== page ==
A recent project required me to search for boundary data. After looking through numerous articles, I determined I could probably pull the data from openstreetmap.org. OpenStreetMap is a gigantic resource for global geoinformation, and it's open-source, so that is a plus. Then I just needed to figure out how to query the data I need and convert it to a useful format to stuff into a database (ElasticSearch in my case).
In my previous article, I configured the Kubernetes cluster with a private Docker registry. In this one, I aim to convert this site to a Docker container and deploy it to the cluster. This time there isn't a nice DigitalOcean tutorial, but Docker is already nice to work in.
Setting up Docker This site generates using Hugo. Building it is as simple as running the Hugo command.
hugo To build the image, it's important to know how the site's built.
In my previous article, I set up a Kubernetes cluster with hosting, ingress, and TLS. This time my goal was to deploy a private Docker registry on the cluster. Then upload an image to the registry and deploy it on the cluster.
Again, there's documentation on how to do that via DigitalOcean. This was my starting point, and I made a few adjustments along the way.
DNS My first task was setting up another A record to point to the cluster.
This article describes my experience re-hosting this site on DigitalOcean with Kubernetes. If you've read my previous posts, you know this site is staticly generated with Hugo. I deploy using Git on Azure App Services. As I move deeper into total containerization, I've started looking for a host that's more tailored for many small containers.
Although I enjoy App Services for their simplicity, I've run into publishing issues when using Docker.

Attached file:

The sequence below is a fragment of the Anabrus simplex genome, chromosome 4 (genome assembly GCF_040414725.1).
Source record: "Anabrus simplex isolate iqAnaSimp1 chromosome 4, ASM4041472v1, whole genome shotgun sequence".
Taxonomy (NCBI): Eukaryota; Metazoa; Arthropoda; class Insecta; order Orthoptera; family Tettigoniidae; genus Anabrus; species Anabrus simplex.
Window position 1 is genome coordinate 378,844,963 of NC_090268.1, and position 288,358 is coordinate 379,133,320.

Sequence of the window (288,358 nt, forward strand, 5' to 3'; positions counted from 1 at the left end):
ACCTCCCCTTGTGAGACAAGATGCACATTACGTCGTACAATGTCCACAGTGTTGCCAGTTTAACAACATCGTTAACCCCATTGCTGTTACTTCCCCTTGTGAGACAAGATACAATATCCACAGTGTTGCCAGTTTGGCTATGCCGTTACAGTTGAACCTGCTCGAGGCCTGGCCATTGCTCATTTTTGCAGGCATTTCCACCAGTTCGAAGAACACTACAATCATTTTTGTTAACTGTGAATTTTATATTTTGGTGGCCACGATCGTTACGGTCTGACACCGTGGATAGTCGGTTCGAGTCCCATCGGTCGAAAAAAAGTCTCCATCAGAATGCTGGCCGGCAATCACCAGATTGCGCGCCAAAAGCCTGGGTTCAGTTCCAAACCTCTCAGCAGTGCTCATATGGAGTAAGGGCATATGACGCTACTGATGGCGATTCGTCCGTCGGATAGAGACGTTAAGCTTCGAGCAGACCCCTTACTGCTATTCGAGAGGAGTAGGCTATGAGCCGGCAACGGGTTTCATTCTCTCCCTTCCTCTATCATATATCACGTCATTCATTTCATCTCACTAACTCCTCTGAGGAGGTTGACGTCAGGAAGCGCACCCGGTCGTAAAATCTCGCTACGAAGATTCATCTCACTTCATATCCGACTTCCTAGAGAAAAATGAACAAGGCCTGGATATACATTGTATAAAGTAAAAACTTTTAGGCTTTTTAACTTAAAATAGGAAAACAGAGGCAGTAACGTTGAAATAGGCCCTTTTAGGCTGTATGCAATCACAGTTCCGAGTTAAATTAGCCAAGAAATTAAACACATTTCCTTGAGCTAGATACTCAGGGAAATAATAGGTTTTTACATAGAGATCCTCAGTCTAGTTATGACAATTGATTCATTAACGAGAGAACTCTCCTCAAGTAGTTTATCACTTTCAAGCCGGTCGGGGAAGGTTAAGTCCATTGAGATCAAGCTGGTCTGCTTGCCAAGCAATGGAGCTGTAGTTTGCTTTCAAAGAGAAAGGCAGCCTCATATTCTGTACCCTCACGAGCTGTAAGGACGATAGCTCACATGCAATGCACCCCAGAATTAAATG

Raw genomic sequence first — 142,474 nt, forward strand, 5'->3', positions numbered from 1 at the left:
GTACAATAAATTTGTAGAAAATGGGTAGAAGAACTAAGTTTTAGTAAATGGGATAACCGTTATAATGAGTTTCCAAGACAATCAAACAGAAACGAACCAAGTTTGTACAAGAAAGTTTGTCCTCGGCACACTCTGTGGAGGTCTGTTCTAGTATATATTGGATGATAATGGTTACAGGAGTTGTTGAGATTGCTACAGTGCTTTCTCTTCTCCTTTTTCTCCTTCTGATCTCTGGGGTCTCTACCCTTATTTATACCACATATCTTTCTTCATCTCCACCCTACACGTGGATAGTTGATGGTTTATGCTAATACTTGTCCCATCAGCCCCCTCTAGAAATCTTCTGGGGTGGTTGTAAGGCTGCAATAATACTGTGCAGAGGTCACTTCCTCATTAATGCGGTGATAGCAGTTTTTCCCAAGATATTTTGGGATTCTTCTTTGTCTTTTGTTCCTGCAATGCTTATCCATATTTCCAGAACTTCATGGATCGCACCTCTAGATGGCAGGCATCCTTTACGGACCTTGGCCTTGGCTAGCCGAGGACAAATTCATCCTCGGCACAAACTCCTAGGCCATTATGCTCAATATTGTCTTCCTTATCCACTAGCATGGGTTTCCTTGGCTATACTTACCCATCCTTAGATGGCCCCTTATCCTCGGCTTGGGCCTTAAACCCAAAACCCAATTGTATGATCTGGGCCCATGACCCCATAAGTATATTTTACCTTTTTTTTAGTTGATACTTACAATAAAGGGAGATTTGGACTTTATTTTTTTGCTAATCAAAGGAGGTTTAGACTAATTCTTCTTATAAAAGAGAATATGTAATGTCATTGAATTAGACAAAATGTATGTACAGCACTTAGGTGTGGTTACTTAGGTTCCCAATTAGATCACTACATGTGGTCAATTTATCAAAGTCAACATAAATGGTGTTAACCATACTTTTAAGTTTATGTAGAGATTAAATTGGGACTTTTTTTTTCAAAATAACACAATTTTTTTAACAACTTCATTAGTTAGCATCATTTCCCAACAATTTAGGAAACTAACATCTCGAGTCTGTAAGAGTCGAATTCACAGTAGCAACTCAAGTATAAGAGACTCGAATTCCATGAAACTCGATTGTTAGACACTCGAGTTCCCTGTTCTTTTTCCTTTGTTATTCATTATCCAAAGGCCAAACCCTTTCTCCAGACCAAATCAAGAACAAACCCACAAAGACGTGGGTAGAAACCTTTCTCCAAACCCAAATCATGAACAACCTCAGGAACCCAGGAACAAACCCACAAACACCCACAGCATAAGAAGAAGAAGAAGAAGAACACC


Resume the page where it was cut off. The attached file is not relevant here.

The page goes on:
Winter made me a little stir-crazy. In order to deflect the brain spirals, I wanted to make a little side project. It breaks my current cycle while feeling happy I accomplished something. I placed tight time constraints to ensure I'd complete it.
Put in a URL that you'd like to hide. Enter the meta information you'd like to display on sites that show previews (like Slack). When you submit the form a new link will be generated with a copy function.
Git is widely adopted by the development community. However, some developer's haven't gotten to cut their teeth with it for various reasons. This article is designed to help people get started using Git for the first time.
This article uses the command line to work with Git. Although GUIs exist, I found it helpful to learn the concepts through the command line. If you aren't comfortable with the command line djangogirls.
Back in 2017 I converted this site to Hugo. I did it to control my content while checking out some static site generators. At the time I was interested in just getting the site up and running. To aid in that process I quickly grabbed a theme on the Hugo theme website and started porting content. Fast forward a year, and now I'm looking to give a little more love to the site.
In a previous article I wrote about using middleware to add concurrency keys into an Asp.Net Core project. I'd like to extend that and show how to integrate a logging platform with concurrency keys. Our .Net Core logging framework of choice is Serilog. They have great integration with common logging protocols, and there stuff is very extensible.
Logging with Serilog Serilog allows a developer to inject properties into the LogContext. The LogContext This allows us to take properties and map them to the log templates.
There are a few ways to create a Swagger client in .Net. For native Visual Studio users you can right-click on a project and generate them for the .Net Framework. However, I was looking for a way to consistantly generate a cross-platform client. Enter Autorest.
In this article I'll show how to create a Swagger-enabled .Net Core Api, and the build a cross-platform .Net client library that works in both .
Who doesn't like a cool looking console? It reminds me of my old Gentoo / Enlightenment days. Previously, I used Console2 to pretty up my Windows console, but they don't seem to be updating it anymore. Luckily, there is a fork out there being updated with better rendering and new features.
Downloading ConzoleZ You can quickly download the latest release here. Make sure you pick the correct build (x86/x64). Once downloaded, extract the contents wherever you would like including all the dlls and executables that come bundled in.